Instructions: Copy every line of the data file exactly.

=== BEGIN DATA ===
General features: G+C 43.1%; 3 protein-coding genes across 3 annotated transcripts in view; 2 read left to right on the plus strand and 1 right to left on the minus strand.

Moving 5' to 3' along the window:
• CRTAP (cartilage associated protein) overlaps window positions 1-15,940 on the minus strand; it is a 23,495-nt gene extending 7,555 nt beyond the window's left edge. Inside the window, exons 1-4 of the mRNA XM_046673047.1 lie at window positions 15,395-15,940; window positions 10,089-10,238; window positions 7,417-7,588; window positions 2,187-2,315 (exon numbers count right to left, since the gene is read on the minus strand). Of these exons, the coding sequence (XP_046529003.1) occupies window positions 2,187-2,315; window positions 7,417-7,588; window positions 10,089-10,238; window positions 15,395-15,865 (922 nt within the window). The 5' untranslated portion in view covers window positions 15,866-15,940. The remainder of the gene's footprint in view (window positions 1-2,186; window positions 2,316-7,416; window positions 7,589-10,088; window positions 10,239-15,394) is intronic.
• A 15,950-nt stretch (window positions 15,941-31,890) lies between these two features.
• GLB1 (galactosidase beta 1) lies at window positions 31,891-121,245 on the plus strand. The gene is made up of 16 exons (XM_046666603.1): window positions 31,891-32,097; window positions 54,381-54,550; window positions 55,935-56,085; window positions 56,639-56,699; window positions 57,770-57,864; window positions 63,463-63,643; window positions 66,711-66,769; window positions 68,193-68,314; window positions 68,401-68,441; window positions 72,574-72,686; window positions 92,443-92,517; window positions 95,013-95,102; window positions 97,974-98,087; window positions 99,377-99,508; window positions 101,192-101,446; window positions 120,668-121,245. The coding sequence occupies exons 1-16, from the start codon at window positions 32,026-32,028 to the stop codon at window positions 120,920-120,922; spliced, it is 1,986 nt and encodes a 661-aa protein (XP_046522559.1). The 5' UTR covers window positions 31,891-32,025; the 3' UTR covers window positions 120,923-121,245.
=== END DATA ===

General features: G+C 43.1%; 3 protein-coding genes across 3 annotated transcripts in view; 2 read left to right on the plus strand and 1 right to left on the minus strand.

Moving 5' to 3' along the window:
• CRTAP (cartilage associated protein) overlaps window positions 1-15,940 on the minus strand; it is a 23,495-nt gene extending 7,555 nt beyond the window's left edge. Inside the window, exons 1-4 of the mRNA XM_046673047.1 lie at window positions 15,395-15,940; window positions 10,089-10,238; window positions 7,417-7,588; window positions 2,187-2,315 (exon numbers count right to left, since the gene is read on the minus strand). Of these exons, the coding sequence (XP_046529003.1) occupies window positions 2,187-2,315; window positions 7,417-7,588; window positions 10,089-10,238; window positions 15,395-15,865 (922 nt within the window). The 5' untranslated portion in view covers window positions 15,866-15,940. The remainder of the gene's footprint in view (window positions 1-2,186; window positions 2,316-7,416; window positions 7,589-10,088; window positions 10,239-15,394) is intronic.
• A 15,950-nt stretch (window positions 15,941-31,890) lies between these two features.
• GLB1 (galactosidase beta 1) lies at window positions 31,891-121,245 on the plus strand. The gene is made up of 16 exons (XM_046666603.1): window positions 31,891-32,097; window positions 54,381-54,550; window positions 55,935-56,085; window positions 56,639-56,699; window positions 57,770-57,864; window positions 63,463-63,643; window positions 66,711-66,769; window positions 68,193-68,314; window positions 68,401-68,441; window positions 72,574-72,686; window positions 92,443-92,517; window positions 95,013-95,102; window positions 97,974-98,087; window positions 99,377-99,508; window positions 101,192-101,446; window positions 120,668-121,245. The coding sequence occupies exons 1-16, from the start codon at window positions 32,026-32,028 to the stop codon at window positions 120,920-120,922; spliced, it is 1,986 nt and encodes a 661-aa protein (XP_046522559.1). The 5' UTR covers window positions 31,891-32,025; the 3' UTR covers window positions 120,923-121,245.